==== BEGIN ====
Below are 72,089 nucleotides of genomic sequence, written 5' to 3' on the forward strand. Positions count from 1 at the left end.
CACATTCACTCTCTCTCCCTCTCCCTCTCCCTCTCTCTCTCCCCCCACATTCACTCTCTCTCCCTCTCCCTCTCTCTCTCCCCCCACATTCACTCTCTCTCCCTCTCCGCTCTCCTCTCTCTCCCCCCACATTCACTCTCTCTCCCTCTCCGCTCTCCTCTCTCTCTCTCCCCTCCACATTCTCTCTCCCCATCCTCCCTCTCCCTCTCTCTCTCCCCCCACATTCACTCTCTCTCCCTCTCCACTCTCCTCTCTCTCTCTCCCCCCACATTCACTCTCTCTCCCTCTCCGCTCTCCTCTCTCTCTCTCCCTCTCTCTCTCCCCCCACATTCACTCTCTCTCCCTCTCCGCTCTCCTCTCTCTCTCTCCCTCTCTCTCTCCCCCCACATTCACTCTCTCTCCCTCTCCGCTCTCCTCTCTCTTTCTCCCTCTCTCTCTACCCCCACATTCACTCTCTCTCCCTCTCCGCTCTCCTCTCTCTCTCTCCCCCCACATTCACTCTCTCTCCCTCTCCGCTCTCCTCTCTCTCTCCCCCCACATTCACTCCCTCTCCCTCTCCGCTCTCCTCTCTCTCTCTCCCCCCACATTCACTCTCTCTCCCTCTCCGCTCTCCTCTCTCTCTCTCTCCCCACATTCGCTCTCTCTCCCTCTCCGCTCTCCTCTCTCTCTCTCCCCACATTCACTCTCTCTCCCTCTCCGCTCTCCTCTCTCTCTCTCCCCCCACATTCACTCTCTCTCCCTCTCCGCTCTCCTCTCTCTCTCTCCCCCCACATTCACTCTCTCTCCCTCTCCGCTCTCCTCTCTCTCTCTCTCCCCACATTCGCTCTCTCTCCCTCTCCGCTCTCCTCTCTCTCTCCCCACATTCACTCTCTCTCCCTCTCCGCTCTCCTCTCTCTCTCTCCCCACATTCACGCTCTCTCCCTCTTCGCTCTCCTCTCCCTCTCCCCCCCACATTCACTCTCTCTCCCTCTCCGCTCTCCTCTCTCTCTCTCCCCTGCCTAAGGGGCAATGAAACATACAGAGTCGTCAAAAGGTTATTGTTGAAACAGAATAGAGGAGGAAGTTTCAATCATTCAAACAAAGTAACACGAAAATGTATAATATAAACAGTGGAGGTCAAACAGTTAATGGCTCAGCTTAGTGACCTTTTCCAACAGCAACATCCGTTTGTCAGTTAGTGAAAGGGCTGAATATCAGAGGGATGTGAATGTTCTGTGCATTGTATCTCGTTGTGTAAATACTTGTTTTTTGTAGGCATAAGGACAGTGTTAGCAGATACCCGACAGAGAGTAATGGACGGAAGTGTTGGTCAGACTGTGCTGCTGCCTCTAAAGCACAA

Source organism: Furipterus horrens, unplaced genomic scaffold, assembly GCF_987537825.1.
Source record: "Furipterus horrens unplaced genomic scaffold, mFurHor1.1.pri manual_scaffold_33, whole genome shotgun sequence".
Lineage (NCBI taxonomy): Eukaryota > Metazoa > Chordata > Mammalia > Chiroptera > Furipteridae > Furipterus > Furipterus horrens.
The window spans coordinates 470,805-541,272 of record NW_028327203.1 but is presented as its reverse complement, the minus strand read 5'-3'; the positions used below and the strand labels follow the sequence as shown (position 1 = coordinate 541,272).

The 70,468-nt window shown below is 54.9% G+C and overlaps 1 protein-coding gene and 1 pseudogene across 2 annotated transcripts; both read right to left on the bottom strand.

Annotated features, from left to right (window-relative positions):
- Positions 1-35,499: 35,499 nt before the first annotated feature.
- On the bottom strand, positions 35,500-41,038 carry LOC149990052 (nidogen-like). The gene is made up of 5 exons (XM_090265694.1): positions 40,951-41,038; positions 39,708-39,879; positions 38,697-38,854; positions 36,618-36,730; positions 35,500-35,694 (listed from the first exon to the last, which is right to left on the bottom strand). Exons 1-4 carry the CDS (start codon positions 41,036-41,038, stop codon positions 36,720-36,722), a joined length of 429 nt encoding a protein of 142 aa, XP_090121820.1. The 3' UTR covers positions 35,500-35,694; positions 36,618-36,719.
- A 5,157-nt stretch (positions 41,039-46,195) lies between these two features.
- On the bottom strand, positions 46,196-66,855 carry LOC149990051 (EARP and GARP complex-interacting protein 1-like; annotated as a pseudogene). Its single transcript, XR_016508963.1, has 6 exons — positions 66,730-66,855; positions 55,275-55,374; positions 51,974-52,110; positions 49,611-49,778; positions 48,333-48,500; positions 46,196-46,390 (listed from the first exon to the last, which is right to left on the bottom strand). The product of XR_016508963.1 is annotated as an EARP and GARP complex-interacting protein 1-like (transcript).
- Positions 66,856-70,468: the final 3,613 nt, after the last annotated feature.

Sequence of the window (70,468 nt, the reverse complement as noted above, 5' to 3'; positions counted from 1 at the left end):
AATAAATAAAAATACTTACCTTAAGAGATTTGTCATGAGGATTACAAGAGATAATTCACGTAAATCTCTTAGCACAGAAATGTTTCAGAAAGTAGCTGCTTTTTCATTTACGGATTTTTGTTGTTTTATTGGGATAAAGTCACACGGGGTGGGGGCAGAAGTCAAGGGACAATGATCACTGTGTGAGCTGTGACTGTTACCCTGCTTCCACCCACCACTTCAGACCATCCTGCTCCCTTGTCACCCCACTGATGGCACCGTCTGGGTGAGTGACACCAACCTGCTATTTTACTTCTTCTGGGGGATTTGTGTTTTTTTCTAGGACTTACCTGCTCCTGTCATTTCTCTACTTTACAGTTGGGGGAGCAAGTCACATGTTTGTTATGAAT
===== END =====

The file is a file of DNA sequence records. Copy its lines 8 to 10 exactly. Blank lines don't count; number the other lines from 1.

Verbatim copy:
Annotated features, from left to right (window-relative positions):
- Positions 1-35,499: 35,499 nt before the first annotated feature.
- On the bottom strand, positions 35,500-41,038 carry LOC149990052 (nidogen-like). The gene is made up of 5 exons (XM_090265694.1): positions 40,951-41,038; positions 39,708-39,879; positions 38,697-38,854; positions 36,618-36,730; positions 35,500-35,694 (listed from the first exon to the last, which is right to left on the bottom strand). Exons 1-4 carry the CDS (start codon positions 41,036-41,038, stop codon positions 36,720-36,722), a joined length of 429 nt encoding a protein of 142 aa, XP_090121820.1. The 3' UTR covers positions 35,500-35,694; positions 36,618-36,719.